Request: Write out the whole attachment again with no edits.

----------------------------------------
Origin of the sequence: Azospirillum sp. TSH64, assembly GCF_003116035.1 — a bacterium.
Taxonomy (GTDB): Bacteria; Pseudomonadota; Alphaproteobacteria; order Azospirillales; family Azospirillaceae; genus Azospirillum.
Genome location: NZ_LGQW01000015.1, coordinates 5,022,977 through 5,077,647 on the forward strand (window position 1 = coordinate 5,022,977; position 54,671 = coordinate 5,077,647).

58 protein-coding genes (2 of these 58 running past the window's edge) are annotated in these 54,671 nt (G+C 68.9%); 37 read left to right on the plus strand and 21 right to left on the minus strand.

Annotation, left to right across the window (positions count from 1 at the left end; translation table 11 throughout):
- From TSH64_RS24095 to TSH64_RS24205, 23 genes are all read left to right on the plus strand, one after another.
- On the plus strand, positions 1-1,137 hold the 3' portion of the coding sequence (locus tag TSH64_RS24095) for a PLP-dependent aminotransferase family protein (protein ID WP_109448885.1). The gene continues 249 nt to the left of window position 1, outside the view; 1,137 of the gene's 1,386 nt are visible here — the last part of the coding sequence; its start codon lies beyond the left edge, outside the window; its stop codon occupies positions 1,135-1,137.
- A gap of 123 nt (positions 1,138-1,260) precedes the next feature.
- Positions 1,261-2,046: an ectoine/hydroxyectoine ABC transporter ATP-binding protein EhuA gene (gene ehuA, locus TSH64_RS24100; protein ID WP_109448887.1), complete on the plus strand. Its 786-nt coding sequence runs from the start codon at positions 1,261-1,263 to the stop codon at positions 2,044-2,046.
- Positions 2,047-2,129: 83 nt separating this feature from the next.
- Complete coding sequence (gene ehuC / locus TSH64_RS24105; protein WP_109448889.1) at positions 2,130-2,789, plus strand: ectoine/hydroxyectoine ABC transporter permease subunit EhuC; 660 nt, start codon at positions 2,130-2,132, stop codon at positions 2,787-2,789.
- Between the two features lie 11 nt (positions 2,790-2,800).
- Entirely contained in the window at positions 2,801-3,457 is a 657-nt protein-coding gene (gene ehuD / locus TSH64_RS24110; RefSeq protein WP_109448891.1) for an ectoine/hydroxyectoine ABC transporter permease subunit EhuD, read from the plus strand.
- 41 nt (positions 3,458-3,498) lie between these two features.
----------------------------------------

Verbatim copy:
Origin of the sequence: Azospirillum sp. TSH64, assembly GCF_003116035.1 — a bacterium.
Taxonomy (GTDB): Bacteria; Pseudomonadota; Alphaproteobacteria; order Azospirillales; family Azospirillaceae; genus Azospirillum.
Genome location: NZ_LGQW01000015.1, coordinates 5,022,977 through 5,077,647 on the forward strand (window position 1 = coordinate 5,022,977; position 54,671 = coordinate 5,077,647).

58 protein-coding genes (2 of these 58 running past the window's edge) are annotated in these 54,671 nt (G+C 68.9%); 37 read left to right on the plus strand and 21 right to left on the minus strand.

Annotation, left to right across the window (positions count from 1 at the left end; translation table 11 throughout):
- From TSH64_RS24095 to TSH64_RS24205, 23 genes are all read left to right on the plus strand, one after another.
- On the plus strand, positions 1-1,137 hold the 3' portion of the coding sequence (locus tag TSH64_RS24095) for a PLP-dependent aminotransferase family protein (protein ID WP_109448885.1). The gene continues 249 nt to the left of window position 1, outside the view; 1,137 of the gene's 1,386 nt are visible here — the last part of the coding sequence; its start codon lies beyond the left edge, outside the window; its stop codon occupies positions 1,135-1,137.
- A gap of 123 nt (positions 1,138-1,260) precedes the next feature.
- Positions 1,261-2,046: an ectoine/hydroxyectoine ABC transporter ATP-binding protein EhuA gene (gene ehuA, locus TSH64_RS24100; protein ID WP_109448887.1), complete on the plus strand. Its 786-nt coding sequence runs from the start codon at positions 1,261-1,263 to the stop codon at positions 2,044-2,046.
- Positions 2,047-2,129: 83 nt separating this feature from the next.
- Complete coding sequence (gene ehuC / locus TSH64_RS24105; protein WP_109448889.1) at positions 2,130-2,789, plus strand: ectoine/hydroxyectoine ABC transporter permease subunit EhuC; 660 nt, start codon at positions 2,130-2,132, stop codon at positions 2,787-2,789.
- Between the two features lie 11 nt (positions 2,790-2,800).
- Entirely contained in the window at positions 2,801-3,457 is a 657-nt protein-coding gene (gene ehuD / locus TSH64_RS24110; RefSeq protein WP_109448891.1) for an ectoine/hydroxyectoine ABC transporter permease subunit EhuD, read from the plus strand.
- 41 nt (positions 3,458-3,498) lie between these two features.